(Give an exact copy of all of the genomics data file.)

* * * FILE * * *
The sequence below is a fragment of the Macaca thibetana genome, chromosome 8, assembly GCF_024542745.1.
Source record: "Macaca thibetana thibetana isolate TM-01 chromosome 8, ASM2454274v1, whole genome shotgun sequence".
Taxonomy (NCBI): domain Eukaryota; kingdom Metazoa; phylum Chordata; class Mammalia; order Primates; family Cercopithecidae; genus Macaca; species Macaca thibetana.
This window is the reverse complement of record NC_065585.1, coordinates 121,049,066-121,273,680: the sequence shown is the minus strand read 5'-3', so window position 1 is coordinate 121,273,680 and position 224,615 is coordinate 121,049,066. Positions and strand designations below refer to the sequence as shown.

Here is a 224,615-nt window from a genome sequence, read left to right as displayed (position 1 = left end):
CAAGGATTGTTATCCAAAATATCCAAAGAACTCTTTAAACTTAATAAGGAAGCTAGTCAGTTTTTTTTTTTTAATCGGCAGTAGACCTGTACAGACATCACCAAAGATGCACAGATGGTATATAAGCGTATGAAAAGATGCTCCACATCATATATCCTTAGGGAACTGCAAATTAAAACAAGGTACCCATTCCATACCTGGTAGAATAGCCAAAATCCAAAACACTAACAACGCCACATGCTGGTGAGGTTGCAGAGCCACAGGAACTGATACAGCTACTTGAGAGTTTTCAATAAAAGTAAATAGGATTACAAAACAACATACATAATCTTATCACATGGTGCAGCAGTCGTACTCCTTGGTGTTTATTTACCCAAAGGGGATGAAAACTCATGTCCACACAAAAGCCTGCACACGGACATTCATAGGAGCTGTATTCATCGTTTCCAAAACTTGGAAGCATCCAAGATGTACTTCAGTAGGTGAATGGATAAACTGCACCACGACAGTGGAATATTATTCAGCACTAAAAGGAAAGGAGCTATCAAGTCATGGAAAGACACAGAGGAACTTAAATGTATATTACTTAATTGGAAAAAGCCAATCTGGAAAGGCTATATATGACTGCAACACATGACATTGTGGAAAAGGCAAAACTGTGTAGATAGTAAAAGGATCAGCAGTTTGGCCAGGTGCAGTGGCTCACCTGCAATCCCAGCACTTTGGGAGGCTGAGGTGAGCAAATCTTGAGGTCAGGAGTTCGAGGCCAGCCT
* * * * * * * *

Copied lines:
The sequence below is a fragment of the Macaca thibetana genome, chromosome 8, assembly GCF_024542745.1.
Source record: "Macaca thibetana thibetana isolate TM-01 chromosome 8, ASM2454274v1, whole genome shotgun sequence".
Taxonomy (NCBI): domain Eukaryota; kingdom Metazoa; phylum Chordata; class Mammalia; order Primates; family Cercopithecidae; genus Macaca; species Macaca thibetana.
This window is the reverse complement of record NC_065585.1, coordinates 121,049,066-121,273,680: the sequence shown is the minus strand read 5'-3', so window position 1 is coordinate 121,273,680 and position 224,615 is coordinate 121,049,066. Positions and strand designations below refer to the sequence as shown.

Here is a 224,615-nt window from a genome sequence, read left to right as displayed (position 1 = left end):
CAAGGATTGTTATCCAAAATATCCAAAGAACTCTTTAAACTTAATAAGGAAGCTAGTCAGTTTTTTTTTTTTAATCGGCAGTAGACCTGTACAGACATCACCAAAGATGCACAGATGGTATATAAGCGTATGAAAAGATGCTCCACATCATATATCCTTAGGGAACTGCAAATTAAAACAAGGTACCCATTCCATACCTGGTAGAATAGCCAAAATCCAAAACACTAACAACGCCACATGCTGGTGAGGTTGCAGAGCCACAGGAACTGATACAGCTACTTGAGAGTTTTCAATAAAAGTAAATAGGATTACAAAACAACATACATAATCTTATCACATGGTGCAGCAGTCGTACTCCTTGGTGTTTATTTACCCAAAGGGGATGAAAACTCATGTCCACACAAAAGCCTGCACACGGACATTCATAGGAGCTGTATTCATCGTTTCCAAAACTTGGAAGCATCCAAGATGTACTTCAGTAGGTGAATGGATAAACTGCACCACGACAGTGGAATATTATTCAGCACTAAAAGGAAAGGAGCTATCAAGTCATGGAAAGACACAGAGGAACTTAAATGTATATTACTTAATTGGAAAAAGCCAATCTGGAAAGGCTATATATGACTGCAACACATGACATTGTGGAAAAGGCAAAACTGTGTAGATAGTAAAAGGATCAGCAGTTTGGCCAGGTGCAGTGGCTCACCTGCAATCCCAGCACTTTGGGAGGCTGAGGTGAGCAAATCTTGAGGTCAGGAGTTCGAGGCCAGCCT